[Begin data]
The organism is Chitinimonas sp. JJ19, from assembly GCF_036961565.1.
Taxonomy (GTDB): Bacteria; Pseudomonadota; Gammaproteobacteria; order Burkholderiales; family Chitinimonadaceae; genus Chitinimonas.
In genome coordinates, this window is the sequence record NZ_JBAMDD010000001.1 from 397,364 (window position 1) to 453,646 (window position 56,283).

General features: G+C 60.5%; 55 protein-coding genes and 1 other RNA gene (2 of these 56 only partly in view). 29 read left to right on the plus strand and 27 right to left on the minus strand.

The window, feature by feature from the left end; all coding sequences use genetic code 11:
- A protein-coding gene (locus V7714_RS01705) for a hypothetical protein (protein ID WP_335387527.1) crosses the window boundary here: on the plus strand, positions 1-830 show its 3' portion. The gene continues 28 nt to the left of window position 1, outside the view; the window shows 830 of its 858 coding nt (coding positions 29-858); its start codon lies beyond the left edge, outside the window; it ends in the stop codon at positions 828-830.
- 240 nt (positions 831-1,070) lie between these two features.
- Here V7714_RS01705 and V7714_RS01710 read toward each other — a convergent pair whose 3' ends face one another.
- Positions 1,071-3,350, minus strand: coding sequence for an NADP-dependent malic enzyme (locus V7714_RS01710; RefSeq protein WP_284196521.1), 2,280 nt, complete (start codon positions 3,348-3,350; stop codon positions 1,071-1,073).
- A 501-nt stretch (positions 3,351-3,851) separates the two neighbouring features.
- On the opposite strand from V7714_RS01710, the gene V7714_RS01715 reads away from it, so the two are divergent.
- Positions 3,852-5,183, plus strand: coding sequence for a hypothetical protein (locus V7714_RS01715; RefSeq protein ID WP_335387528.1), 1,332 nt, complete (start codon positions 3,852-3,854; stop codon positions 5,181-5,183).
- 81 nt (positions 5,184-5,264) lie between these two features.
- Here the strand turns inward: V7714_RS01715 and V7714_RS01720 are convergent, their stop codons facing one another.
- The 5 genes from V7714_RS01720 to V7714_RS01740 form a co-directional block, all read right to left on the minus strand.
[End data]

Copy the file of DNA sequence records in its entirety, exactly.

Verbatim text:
The organism is Chitinimonas sp. JJ19, from assembly GCF_036961565.1.
Taxonomy (GTDB): Bacteria; Pseudomonadota; Gammaproteobacteria; order Burkholderiales; family Chitinimonadaceae; genus Chitinimonas.
In genome coordinates, this window is the sequence record NZ_JBAMDD010000001.1 from 397,364 (window position 1) to 453,646 (window position 56,283).

General features: G+C 60.5%; 55 protein-coding genes and 1 other RNA gene (2 of these 56 only partly in view). 29 read left to right on the plus strand and 27 right to left on the minus strand.

The window, feature by feature from the left end; all coding sequences use genetic code 11:
- A protein-coding gene (locus V7714_RS01705) for a hypothetical protein (protein ID WP_335387527.1) crosses the window boundary here: on the plus strand, positions 1-830 show its 3' portion. The gene continues 28 nt to the left of window position 1, outside the view; the window shows 830 of its 858 coding nt (coding positions 29-858); its start codon lies beyond the left edge, outside the window; it ends in the stop codon at positions 828-830.
- 240 nt (positions 831-1,070) lie between these two features.
- Here V7714_RS01705 and V7714_RS01710 read toward each other — a convergent pair whose 3' ends face one another.
- Positions 1,071-3,350, minus strand: coding sequence for an NADP-dependent malic enzyme (locus V7714_RS01710; RefSeq protein WP_284196521.1), 2,280 nt, complete (start codon positions 3,348-3,350; stop codon positions 1,071-1,073).
- A 501-nt stretch (positions 3,351-3,851) separates the two neighbouring features.
- On the opposite strand from V7714_RS01710, the gene V7714_RS01715 reads away from it, so the two are divergent.
- Positions 3,852-5,183, plus strand: coding sequence for a hypothetical protein (locus V7714_RS01715; RefSeq protein ID WP_335387528.1), 1,332 nt, complete (start codon positions 3,852-3,854; stop codon positions 5,181-5,183).
- 81 nt (positions 5,184-5,264) lie between these two features.
- Here the strand turns inward: V7714_RS01715 and V7714_RS01720 are convergent, their stop codons facing one another.
- The 5 genes from V7714_RS01720 to V7714_RS01740 form a co-directional block, all read right to left on the minus strand.